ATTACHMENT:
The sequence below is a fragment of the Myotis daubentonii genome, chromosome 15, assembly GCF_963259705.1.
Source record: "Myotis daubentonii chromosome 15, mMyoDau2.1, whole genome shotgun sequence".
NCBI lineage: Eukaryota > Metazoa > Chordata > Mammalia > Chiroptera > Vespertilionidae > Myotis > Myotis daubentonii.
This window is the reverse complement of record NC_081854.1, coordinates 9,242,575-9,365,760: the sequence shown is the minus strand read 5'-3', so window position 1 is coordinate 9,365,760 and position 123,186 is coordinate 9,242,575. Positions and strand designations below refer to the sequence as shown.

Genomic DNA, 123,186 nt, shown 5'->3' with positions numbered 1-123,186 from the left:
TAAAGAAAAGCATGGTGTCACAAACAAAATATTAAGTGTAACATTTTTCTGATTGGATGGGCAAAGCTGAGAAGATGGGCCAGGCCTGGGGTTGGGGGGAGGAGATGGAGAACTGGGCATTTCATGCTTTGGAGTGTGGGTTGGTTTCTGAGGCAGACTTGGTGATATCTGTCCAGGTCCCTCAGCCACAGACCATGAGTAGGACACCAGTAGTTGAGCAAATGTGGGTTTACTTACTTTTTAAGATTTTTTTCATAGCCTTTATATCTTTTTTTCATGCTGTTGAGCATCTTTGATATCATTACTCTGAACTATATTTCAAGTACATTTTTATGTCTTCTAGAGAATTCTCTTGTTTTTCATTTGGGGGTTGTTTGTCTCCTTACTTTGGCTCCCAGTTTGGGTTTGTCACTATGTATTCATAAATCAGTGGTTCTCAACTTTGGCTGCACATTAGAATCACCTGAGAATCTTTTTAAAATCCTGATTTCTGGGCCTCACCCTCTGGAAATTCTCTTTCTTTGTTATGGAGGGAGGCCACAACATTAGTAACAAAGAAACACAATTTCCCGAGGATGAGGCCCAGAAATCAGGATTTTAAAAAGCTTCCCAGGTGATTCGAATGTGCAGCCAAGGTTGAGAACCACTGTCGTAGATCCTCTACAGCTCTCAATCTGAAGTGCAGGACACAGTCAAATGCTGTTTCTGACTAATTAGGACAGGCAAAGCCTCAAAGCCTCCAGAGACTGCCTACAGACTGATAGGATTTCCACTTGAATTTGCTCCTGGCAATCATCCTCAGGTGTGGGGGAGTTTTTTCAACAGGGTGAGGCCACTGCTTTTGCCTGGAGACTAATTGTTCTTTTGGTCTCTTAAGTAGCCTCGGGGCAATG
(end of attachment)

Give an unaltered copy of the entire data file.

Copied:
The sequence below is a fragment of the Myotis daubentonii genome, chromosome 15, assembly GCF_963259705.1.
Source record: "Myotis daubentonii chromosome 15, mMyoDau2.1, whole genome shotgun sequence".
NCBI lineage: Eukaryota > Metazoa > Chordata > Mammalia > Chiroptera > Vespertilionidae > Myotis > Myotis daubentonii.
This window is the reverse complement of record NC_081854.1, coordinates 9,242,575-9,365,760: the sequence shown is the minus strand read 5'-3', so window position 1 is coordinate 9,365,760 and position 123,186 is coordinate 9,242,575. Positions and strand designations below refer to the sequence as shown.

Genomic DNA, 123,186 nt, shown 5'->3' with positions numbered 1-123,186 from the left:
TAAAGAAAAGCATGGTGTCACAAACAAAATATTAAGTGTAACATTTTTCTGATTGGATGGGCAAAGCTGAGAAGATGGGCCAGGCCTGGGGTTGGGGGGAGGAGATGGAGAACTGGGCATTTCATGCTTTGGAGTGTGGGTTGGTTTCTGAGGCAGACTTGGTGATATCTGTCCAGGTCCCTCAGCCACAGACCATGAGTAGGACACCAGTAGTTGAGCAAATGTGGGTTTACTTACTTTTTAAGATTTTTTTCATAGCCTTTATATCTTTTTTTCATGCTGTTGAGCATCTTTGATATCATTACTCTGAACTATATTTCAAGTACATTTTTATGTCTTCTAGAGAATTCTCTTGTTTTTCATTTGGGGGTTGTTTGTCTCCTTACTTTGGCTCCCAGTTTGGGTTTGTCACTATGTATTCATAAATCAGTGGTTCTCAACTTTGGCTGCACATTAGAATCACCTGAGAATCTTTTTAAAATCCTGATTTCTGGGCCTCACCCTCTGGAAATTCTCTTTCTTTGTTATGGAGGGAGGCCACAACATTAGTAACAAAGAAACACAATTTCCCGAGGATGAGGCCCAGAAATCAGGATTTTAAAAAGCTTCCCAGGTGATTCGAATGTGCAGCCAAGGTTGAGAACCACTGTCGTAGATCCTCTACAGCTCTCAATCTGAAGTGCAGGACACAGTCAAATGCTGTTTCTGACTAATTAGGACAGGCAAAGCCTCAAAGCCTCCAGAGACTGCCTACAGACTGATAGGATTTCCACTTGAATTTGCTCCTGGCAATCATCCTCAGGTGTGGGGGAGTTTTTTCAACAGGGTGAGGCCACTGCTTTTGCCTGGAGACTAATTGTTCTTTTGGTCTCTTAAGTAGCCTCGGGGCAATG